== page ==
LexisNexis Legal & Professional announced last Monday the upgrade of its browser-based review platform Concordance Evolution to version 2.1, now available in an on-premise version.
Evolution is built on a Microsoft .NET framework using an SQL database and a Windows Server operating system, said Steve Ashbacher, vice president of Concordance at LexisNexis, which is headquartered in New York City. Users will need an SQL license. Because its web interface uses Informative Graphics Corp.'s native review tool Brava, Evolution currently only supports Microsoft's Internet Explorer browsers. But Ashbacher told LTN there are plans to move to a more HTML5-enabled configuration in the next release to bring support for other popular browsers such as Firefox, Chrome, and Safari.
The company claims that Evolution can import 350 GB load files in 24 hours, tag 3,000 documents per minute, and browse through documents in seconds. Concordance Evolution 2.1 gains scalability from its web infrastructure built on .NET and its support for virtualization, Ashbacher said.
The software features a dual-view interface that can be configured on two monitors or in one browser in split-screen mode. This helps users view the document sets of search results and near-native images of individual documents simultaneously. As users scroll through the list view on the right the documents appear on the left, said Ashbacher.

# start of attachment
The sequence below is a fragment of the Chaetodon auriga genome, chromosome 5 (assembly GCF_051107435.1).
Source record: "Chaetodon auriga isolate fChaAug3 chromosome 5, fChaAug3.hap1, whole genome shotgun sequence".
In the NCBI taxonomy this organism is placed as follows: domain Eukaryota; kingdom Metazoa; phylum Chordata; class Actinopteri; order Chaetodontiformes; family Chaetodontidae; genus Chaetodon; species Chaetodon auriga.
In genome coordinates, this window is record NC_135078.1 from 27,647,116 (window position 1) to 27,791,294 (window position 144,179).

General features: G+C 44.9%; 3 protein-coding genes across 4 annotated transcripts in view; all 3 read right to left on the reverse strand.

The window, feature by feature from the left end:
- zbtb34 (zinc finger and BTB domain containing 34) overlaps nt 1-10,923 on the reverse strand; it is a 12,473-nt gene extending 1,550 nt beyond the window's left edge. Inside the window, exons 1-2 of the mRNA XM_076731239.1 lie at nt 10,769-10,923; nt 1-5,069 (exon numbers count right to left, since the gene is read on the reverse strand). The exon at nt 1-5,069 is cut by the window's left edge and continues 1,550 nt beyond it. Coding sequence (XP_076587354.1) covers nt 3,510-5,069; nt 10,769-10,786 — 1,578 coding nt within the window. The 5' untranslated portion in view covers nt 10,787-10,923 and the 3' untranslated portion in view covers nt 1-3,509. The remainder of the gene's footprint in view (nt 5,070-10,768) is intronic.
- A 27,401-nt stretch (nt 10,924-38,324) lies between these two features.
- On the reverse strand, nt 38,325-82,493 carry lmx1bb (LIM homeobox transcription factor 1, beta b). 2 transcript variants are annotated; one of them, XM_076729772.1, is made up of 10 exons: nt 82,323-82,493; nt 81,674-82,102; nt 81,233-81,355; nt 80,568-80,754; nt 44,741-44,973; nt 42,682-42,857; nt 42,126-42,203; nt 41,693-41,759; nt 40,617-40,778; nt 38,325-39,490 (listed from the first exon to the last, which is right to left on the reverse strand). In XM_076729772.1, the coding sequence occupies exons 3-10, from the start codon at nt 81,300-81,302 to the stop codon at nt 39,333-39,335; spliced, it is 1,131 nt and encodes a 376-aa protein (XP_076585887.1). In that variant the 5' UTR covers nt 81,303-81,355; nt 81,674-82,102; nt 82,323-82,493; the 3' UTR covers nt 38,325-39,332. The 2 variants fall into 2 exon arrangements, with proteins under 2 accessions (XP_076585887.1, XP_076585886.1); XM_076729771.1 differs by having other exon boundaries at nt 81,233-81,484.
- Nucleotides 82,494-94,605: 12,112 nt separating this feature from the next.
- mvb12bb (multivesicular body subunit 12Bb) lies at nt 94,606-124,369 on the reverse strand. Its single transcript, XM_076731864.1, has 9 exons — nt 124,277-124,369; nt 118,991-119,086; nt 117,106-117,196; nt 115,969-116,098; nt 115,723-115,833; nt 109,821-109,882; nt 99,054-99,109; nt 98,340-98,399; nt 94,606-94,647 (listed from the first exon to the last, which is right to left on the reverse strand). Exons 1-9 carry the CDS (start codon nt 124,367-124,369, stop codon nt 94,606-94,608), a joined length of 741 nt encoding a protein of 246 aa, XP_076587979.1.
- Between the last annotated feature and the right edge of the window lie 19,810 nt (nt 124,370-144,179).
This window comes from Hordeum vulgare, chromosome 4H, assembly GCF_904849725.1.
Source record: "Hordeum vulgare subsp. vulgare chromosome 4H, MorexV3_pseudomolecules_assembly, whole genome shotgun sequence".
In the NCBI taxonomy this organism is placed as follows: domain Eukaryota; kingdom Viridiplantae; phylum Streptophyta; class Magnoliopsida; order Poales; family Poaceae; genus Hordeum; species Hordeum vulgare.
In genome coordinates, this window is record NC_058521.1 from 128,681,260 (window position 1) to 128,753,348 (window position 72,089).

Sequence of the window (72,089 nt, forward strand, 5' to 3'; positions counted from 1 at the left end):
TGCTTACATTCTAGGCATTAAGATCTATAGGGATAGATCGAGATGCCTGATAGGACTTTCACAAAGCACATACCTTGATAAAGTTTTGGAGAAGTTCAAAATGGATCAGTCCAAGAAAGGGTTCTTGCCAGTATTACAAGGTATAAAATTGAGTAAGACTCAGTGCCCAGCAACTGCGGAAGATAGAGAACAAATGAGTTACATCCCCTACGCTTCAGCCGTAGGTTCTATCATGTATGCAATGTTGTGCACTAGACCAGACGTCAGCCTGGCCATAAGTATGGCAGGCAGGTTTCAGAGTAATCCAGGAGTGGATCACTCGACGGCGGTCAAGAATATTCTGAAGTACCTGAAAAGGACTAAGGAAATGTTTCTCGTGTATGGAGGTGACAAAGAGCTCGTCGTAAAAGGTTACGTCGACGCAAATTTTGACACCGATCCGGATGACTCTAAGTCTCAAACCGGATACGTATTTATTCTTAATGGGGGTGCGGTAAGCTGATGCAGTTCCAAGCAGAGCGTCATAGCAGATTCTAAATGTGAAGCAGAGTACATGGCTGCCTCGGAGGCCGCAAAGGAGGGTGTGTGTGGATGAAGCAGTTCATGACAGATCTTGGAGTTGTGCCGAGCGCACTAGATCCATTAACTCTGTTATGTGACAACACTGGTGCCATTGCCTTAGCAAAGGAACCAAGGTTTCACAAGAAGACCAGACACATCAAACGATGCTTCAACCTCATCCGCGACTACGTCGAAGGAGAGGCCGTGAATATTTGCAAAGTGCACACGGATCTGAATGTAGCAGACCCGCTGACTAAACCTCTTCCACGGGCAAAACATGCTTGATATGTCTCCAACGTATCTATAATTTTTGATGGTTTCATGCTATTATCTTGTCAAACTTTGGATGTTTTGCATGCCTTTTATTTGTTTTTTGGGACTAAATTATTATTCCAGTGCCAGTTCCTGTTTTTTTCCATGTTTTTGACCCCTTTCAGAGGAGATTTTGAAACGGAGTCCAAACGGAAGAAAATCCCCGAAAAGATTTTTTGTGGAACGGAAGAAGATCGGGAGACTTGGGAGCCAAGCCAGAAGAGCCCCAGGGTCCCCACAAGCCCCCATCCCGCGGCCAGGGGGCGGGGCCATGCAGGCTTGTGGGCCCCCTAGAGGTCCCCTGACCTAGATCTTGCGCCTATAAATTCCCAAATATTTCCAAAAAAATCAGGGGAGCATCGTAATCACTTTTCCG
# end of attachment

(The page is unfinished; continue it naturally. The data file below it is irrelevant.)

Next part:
The new iteration also features improvements to document tagging, allowing users to tag document families and threads with a simple right-click. A new "find-and-redact" feature allows users to manually or automatically redact privileged information on near-native documents without the need to initially convert to PDF. Another feature highlights every "hit" in a concept search across all near-native images in documents and allows users to navigate from hit to hit across documents.
When asked about the integration with Concordance Evolution of Rosen Technology Resources email threading and near-duplicate tool Polaris and autocoding tool AUTOcoder, the result of a recent exclusive licensing agreement inked with Rosen, Ashbacher said it would come to fruition "within the next 12 months, probably sooner."
Concordance Evolution is sold with a software license and a per-seat charge. Aschbacher declined to give any more specifics of the pricing.
Michael Roach is the associate editor for Law Technology News, a Legal affiliate based in New York.